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The moment Alok Shukla first saw the forest in central India stretching out before him, he knew two things instantly.

One: that this forest – known as the lungs of Chhattisgarh, home to thousands of tribespeople, endangered animals and rare plants – was one of the most beautiful places he had ever seen.

And two: that he would dedicate his life to stopping the multi-billion dollar companies hoping to uproot it in search of the coal beneath its soil.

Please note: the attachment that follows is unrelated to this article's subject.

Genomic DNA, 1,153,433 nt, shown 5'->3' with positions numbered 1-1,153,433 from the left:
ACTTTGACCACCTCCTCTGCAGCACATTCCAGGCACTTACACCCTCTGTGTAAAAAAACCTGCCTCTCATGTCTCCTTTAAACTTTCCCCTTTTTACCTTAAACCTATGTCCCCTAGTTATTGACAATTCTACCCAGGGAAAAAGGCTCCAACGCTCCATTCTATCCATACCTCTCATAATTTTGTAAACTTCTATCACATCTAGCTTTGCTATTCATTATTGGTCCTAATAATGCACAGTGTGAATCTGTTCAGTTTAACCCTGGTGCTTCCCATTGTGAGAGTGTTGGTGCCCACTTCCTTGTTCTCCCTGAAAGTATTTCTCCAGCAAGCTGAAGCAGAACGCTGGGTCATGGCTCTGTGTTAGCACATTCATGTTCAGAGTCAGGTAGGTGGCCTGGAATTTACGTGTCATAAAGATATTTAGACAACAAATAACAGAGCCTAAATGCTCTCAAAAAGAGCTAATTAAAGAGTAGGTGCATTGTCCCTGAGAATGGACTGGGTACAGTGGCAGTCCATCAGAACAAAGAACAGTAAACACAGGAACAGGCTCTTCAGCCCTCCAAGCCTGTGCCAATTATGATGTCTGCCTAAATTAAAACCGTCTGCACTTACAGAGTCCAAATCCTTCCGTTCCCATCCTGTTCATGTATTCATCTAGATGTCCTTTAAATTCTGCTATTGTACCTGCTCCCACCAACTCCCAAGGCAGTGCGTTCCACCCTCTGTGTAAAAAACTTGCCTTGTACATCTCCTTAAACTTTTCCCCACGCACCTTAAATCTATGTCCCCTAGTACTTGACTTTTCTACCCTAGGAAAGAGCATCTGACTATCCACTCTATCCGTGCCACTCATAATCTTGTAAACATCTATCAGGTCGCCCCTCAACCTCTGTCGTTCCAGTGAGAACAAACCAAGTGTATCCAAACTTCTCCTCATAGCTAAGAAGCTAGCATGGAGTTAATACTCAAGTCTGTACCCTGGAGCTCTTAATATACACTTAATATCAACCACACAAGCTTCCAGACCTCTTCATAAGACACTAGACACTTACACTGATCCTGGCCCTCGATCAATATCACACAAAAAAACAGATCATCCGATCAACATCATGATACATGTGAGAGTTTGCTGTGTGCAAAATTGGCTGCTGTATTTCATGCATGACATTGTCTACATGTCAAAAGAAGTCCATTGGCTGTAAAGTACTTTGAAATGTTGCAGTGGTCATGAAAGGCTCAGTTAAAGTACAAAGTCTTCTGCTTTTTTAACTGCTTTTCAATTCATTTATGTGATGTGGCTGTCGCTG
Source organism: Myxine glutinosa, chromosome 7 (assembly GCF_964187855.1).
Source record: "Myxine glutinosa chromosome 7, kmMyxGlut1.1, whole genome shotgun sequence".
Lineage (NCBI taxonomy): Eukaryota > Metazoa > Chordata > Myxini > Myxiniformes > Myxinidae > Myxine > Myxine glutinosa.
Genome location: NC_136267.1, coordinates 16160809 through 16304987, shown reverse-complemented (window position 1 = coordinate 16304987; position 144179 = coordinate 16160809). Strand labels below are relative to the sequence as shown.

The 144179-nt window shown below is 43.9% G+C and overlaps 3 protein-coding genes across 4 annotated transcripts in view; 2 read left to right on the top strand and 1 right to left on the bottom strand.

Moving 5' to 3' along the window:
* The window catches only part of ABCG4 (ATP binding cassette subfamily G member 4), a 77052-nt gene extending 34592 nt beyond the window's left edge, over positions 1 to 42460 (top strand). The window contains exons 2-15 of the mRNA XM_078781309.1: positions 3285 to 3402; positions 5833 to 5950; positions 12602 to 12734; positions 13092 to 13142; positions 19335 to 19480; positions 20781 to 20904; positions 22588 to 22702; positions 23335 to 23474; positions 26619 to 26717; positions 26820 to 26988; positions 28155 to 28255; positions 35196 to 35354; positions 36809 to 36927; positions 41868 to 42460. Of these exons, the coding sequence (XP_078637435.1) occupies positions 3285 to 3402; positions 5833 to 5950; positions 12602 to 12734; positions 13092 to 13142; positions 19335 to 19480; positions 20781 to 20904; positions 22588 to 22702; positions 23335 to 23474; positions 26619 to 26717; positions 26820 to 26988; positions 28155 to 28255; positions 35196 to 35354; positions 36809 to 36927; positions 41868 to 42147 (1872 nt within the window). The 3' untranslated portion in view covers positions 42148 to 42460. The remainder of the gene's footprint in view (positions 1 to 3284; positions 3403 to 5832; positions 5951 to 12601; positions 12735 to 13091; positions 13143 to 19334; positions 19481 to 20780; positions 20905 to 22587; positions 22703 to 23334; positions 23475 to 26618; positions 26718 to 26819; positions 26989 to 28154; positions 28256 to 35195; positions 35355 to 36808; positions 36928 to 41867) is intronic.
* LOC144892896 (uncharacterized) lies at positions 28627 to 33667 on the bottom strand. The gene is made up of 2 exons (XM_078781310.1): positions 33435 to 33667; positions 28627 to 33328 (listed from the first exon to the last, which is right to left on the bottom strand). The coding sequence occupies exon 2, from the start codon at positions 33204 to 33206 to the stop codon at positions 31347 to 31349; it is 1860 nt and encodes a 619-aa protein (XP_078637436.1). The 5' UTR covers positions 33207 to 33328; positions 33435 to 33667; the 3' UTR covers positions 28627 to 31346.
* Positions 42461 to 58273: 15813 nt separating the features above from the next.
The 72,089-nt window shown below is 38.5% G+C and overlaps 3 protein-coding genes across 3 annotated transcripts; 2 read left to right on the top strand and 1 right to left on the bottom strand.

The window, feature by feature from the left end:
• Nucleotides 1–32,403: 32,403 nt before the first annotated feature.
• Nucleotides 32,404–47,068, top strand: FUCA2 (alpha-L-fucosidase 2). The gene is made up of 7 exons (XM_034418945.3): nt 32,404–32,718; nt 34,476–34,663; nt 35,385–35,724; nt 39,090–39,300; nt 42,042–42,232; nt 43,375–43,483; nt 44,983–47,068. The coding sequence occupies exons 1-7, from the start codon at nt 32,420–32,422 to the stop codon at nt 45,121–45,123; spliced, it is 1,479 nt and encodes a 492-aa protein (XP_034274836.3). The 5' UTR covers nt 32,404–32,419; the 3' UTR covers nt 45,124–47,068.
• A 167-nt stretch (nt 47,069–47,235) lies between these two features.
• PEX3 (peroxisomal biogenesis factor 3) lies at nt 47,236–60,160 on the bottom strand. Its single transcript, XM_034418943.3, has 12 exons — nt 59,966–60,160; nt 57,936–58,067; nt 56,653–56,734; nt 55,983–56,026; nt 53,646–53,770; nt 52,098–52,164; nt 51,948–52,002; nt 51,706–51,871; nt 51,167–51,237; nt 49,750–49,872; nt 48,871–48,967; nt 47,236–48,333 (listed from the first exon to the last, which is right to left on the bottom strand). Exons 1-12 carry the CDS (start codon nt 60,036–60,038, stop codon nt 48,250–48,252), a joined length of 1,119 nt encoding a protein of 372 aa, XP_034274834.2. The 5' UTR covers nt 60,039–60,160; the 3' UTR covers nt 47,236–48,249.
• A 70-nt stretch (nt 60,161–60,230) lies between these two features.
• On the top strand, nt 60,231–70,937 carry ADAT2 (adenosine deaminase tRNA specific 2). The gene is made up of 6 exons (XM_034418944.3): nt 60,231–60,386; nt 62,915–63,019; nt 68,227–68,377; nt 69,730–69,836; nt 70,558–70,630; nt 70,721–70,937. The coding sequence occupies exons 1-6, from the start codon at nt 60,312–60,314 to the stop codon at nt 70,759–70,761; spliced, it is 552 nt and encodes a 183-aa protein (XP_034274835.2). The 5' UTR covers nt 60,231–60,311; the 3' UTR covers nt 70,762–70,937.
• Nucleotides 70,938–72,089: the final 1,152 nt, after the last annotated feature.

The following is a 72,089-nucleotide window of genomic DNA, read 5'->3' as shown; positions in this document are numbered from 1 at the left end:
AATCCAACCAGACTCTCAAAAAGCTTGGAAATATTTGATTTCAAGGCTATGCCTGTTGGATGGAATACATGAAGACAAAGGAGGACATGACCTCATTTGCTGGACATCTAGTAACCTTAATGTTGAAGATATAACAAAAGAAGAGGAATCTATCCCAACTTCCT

The only question was, how?

Twelve years later, Alok can smile at the memory. After all, what he has achieved in the intervening years has been impressive.

On Monday, the 43-year-old was awarded the Goldman Environmental Prize, otherwise known as the green Nobel.

But it started with small steps.

Back in 2012, the Hasdeo Aranya forest in Chhattisgarh state and its 657 bio-diversity rich square miles (1,071km sq) were under threat, thanks to its massive coal deposits – totalling an estimated 5.6 billion tonnes.

In India, the world’s second largest consumer of coal after China, those deposits are a highly valuable commodity.

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